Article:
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CarerHelp Insights: COVID 19 and funerals

  • 26 August 2020
  • Author: CarerHelp
  • Number of views: 411
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CarerHelp Insights: COVID 19 and funerals

Rennie is a Funeral Director in Burnie, Tasmania. In this article, she discusses the impacts that COVID-19 can have on a family once someone has died. Funerals are essentially a celebration of our human existence, both within the family group, and also the wider community. They are an incredibly important opportunity for people to meet together to honour the life of the person who has died. A funeral that totally meets these needs, in an authentic way, can provide a huge psychological boost to the family, for weeks (months) after it has taken place.

For this reason, the necessary restrictions regarding funerals during the COVID-19 epidemic has been for some families, almost catastrophic. To only choose 10 people out of a family group that may number 40-50 (thinking of grandchildren, nieces, nephews, cousins, and others) to attend, is distressing to say the least. To not be able to include sporting and service organizations, with whom the deceased person had a lifelong connection, has caused much heartache.

Some families have planned a second service to be held after restrictions have been lifted, only to find that they are unable to endure the emotional strain of a second event. They feel robbed and cheated out of the funeral they (and their loved one) had envisaged. Many funeral companies provide live streaming of the funeral, and while this has many advantages (people can watch in real time or at a later time), however with so few people in attendance changes the way that a funeral ‘feels’.  During the pandemic, pre-planning is still very much advised.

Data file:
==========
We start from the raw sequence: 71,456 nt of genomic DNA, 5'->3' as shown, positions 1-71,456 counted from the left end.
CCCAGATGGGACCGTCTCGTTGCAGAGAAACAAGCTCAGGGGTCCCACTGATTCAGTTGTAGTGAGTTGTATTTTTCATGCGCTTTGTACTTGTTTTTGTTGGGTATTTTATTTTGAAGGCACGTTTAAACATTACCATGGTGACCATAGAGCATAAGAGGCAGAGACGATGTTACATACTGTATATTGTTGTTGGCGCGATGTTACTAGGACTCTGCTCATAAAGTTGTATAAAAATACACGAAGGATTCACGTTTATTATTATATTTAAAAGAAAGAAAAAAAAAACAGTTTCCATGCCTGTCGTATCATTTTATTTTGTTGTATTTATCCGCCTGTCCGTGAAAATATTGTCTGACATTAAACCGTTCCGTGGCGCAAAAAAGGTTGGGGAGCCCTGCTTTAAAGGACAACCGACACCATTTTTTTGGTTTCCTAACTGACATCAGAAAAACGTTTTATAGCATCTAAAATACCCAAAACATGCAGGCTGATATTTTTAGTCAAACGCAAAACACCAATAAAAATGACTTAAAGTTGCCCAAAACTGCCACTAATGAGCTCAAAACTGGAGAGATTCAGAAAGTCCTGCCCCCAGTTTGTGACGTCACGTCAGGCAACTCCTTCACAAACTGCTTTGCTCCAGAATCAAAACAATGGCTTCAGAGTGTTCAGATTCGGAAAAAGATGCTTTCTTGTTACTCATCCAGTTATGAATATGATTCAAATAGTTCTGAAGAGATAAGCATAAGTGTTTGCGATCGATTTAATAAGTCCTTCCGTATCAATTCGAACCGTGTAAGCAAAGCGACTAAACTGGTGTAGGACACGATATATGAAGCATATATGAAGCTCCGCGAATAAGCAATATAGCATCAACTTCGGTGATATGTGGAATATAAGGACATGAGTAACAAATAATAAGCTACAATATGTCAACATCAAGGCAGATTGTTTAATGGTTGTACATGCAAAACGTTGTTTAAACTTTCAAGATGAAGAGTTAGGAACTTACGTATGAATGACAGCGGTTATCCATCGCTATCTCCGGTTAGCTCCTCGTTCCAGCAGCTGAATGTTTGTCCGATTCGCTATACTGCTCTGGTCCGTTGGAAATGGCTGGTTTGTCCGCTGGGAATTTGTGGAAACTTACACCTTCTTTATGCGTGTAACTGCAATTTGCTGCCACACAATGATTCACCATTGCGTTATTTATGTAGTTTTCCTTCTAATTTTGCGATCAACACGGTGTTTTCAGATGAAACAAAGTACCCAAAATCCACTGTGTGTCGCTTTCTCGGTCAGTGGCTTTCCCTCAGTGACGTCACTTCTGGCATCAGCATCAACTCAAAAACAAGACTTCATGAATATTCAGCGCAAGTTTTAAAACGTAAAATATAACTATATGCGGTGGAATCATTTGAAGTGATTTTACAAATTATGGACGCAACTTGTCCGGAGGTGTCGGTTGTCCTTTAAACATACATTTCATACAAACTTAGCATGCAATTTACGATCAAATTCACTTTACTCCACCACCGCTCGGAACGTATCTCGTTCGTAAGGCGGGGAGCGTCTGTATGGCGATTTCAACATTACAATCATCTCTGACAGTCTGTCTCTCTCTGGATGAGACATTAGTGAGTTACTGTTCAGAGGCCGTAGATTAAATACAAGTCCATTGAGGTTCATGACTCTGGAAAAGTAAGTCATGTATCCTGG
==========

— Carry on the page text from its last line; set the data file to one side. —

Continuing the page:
For families who have lost someone to COVID-19, they may also be further traumatized by:

  1. the inability to visit and support their loved one during their dying, or only having a one hour visit right at the very end. Leaving their loved one in the care of strangers (wonderful medical staff, but still strangers), feeling like they are distanced and not involved in their care, as indeed they are.
  2. being in isolation themselves due to testing, therefore feeling distanced
  3. not being able to view the deceased. Some Departments of Health have issued instructions to Funeral Directors, forbidding them to open body bags, and perform any mortuary preparation and dressing of the deceased.
  4. the daily, incessant stream of media stories of COVID-19 related issues means that traumatized/stressed people cannot escape the constant barrageof stories.

All of the above, means that, sadly, the risk of mental health issues down the track is increased.

For the Funeral Director, the arrangements being conducted by phone and email, rather than face-to-face, means that we find it harder to build a connection with our families. The incessant cleaning and sanitization of premises has added to our costs, as well as recording names and phone numbers of every person who attends a funeral, for future possible contact tracing, increases our workload, and the annoyance of the general public.

We have had to implement new strategies and equipment, for live streaming. We have had to examine every task that we perform (as has nearly every other business) to see if it meets safe COVID-19 guidelines. It has not been an easy time for any of us.

However, we are still committed to serving our families and our communities to the very best of our abilities!

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